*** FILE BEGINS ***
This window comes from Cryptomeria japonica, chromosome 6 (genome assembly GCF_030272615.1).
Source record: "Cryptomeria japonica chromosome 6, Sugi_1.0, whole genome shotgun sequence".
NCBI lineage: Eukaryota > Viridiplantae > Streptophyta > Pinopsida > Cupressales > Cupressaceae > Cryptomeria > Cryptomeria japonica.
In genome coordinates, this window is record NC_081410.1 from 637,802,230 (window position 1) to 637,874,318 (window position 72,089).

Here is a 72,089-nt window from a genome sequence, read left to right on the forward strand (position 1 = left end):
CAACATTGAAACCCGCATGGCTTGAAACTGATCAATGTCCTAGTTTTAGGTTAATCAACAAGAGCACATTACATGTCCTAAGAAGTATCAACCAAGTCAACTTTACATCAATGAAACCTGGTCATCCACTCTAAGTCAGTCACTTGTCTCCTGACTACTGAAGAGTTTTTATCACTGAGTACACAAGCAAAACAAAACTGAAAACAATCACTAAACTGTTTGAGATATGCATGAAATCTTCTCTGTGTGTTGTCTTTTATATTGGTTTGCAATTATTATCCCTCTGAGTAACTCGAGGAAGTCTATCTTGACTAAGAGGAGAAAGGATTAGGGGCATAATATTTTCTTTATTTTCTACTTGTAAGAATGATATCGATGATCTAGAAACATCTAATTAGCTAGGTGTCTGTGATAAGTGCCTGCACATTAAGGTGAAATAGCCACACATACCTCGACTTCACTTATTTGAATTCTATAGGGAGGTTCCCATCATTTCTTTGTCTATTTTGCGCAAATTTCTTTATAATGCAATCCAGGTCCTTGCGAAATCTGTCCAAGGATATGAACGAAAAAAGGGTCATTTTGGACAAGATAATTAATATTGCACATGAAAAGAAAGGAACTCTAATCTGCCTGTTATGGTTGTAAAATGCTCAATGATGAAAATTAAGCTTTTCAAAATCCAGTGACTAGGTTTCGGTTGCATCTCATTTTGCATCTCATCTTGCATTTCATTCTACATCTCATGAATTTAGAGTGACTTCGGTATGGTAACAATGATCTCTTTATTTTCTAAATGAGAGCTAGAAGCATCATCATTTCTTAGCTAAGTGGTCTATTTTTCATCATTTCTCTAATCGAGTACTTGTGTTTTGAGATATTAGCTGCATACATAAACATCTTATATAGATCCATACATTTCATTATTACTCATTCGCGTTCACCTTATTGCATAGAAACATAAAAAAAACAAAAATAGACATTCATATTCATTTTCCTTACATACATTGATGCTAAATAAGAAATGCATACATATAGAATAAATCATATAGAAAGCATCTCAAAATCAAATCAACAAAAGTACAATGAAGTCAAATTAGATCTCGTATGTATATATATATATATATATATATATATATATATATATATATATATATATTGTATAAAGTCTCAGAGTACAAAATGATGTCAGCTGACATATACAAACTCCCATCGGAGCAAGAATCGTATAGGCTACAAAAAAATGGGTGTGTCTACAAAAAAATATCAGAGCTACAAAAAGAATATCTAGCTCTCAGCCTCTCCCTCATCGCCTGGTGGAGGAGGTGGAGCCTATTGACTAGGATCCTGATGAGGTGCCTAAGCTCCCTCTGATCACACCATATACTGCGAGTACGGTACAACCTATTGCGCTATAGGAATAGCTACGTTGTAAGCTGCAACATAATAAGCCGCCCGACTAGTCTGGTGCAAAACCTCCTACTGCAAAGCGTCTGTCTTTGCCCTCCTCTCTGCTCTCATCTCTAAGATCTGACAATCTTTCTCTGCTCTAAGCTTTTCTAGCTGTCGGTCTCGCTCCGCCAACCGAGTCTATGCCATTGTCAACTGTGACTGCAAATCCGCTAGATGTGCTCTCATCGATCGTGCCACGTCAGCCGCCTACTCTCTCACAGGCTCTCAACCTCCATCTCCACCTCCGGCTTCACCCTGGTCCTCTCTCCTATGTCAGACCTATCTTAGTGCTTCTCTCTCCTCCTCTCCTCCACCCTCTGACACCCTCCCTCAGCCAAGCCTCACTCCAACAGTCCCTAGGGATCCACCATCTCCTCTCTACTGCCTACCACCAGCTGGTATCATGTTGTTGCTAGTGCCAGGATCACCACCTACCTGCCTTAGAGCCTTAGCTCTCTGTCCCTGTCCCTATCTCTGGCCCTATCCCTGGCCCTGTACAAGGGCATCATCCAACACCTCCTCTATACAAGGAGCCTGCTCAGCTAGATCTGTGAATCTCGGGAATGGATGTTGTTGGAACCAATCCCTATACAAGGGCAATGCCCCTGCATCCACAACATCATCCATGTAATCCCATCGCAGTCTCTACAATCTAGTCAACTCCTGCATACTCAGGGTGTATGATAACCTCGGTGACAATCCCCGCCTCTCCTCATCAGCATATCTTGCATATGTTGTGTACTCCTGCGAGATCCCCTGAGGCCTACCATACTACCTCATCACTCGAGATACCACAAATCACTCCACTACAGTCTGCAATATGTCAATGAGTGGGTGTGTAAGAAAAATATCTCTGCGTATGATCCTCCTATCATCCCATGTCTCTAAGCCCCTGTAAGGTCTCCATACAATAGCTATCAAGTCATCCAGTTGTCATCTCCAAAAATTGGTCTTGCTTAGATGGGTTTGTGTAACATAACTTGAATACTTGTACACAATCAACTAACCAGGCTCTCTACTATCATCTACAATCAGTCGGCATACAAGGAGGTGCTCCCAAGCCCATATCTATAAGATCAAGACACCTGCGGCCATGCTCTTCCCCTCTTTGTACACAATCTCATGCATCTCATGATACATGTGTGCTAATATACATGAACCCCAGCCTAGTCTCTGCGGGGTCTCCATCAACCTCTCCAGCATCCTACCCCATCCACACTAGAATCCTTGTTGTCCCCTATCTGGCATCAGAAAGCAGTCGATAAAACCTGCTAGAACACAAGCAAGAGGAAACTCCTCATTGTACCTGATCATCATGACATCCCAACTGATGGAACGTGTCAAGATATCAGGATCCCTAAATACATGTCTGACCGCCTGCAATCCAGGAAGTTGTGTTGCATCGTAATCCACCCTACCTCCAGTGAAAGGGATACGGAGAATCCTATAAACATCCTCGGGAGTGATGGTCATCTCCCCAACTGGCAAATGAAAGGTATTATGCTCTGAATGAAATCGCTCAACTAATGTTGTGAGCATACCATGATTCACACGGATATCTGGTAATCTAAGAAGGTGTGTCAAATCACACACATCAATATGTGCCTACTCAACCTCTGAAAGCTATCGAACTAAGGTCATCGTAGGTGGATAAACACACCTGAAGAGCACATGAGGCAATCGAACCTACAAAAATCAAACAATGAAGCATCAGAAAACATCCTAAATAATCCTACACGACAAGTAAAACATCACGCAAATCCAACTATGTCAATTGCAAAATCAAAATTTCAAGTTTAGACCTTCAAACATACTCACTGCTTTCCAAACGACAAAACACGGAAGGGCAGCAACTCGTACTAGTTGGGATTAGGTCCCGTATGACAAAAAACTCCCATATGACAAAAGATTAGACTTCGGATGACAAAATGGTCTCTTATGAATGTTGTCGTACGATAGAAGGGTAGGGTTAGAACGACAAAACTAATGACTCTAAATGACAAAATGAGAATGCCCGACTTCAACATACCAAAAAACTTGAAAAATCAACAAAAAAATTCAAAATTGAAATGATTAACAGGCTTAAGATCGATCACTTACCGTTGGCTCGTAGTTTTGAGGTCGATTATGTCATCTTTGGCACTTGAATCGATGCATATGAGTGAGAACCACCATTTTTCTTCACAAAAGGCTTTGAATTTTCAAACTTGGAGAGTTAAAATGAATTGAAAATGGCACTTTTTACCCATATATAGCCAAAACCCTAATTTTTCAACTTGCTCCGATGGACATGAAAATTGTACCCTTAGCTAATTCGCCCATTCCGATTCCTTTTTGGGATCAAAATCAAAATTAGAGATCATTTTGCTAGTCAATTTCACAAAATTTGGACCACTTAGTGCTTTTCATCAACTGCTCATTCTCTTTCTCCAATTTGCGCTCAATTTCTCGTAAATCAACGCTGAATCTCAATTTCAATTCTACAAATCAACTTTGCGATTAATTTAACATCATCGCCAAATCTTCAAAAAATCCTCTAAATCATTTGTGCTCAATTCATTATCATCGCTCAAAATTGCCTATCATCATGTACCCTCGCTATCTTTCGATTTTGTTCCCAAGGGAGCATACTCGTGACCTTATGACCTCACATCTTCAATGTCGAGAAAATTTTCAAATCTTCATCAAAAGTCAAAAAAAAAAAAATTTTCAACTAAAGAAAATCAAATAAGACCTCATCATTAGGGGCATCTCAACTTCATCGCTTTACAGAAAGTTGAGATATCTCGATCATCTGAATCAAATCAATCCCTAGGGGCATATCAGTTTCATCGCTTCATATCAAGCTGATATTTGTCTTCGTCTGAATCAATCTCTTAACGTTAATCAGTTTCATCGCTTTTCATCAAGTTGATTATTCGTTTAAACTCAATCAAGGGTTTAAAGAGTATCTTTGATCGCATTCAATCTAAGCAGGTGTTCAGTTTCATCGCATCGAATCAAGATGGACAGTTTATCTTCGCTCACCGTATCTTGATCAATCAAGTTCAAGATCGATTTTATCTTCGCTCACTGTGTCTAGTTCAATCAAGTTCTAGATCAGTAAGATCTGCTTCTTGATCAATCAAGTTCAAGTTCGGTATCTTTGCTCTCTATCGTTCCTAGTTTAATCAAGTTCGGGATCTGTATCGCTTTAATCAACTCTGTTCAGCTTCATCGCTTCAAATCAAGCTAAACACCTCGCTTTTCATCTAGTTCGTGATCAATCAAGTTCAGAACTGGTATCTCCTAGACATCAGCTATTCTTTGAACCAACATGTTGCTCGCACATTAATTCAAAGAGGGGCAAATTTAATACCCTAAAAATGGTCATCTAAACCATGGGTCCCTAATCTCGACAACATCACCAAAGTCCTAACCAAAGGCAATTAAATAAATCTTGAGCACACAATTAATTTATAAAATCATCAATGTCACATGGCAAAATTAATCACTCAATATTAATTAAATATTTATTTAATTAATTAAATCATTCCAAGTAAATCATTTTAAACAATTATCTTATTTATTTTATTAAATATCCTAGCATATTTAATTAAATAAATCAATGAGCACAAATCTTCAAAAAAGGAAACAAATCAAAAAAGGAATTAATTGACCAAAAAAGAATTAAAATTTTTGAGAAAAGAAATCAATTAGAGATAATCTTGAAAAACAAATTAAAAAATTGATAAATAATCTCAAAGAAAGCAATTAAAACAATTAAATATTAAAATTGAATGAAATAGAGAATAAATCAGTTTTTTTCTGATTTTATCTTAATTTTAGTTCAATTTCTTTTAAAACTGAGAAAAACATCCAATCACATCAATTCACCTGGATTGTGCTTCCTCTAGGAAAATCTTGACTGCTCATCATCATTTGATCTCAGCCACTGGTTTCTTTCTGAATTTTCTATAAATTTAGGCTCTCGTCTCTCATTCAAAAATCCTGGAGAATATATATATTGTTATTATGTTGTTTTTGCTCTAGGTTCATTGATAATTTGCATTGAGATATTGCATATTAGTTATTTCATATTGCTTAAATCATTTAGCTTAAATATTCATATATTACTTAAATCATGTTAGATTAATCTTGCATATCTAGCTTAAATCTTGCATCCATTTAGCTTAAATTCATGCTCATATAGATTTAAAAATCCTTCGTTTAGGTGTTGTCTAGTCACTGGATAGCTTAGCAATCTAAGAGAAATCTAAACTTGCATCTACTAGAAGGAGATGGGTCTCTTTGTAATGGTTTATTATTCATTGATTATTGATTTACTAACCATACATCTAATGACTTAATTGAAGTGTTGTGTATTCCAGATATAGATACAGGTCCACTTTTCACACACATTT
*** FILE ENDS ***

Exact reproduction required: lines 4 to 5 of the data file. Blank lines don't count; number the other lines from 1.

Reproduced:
In genome coordinates, this window is record NC_081410.1 from 637,802,230 (window position 1) to 637,874,318 (window position 72,089).

Here is a 72,089-nt window from a genome sequence, read left to right on the forward strand (position 1 = left end):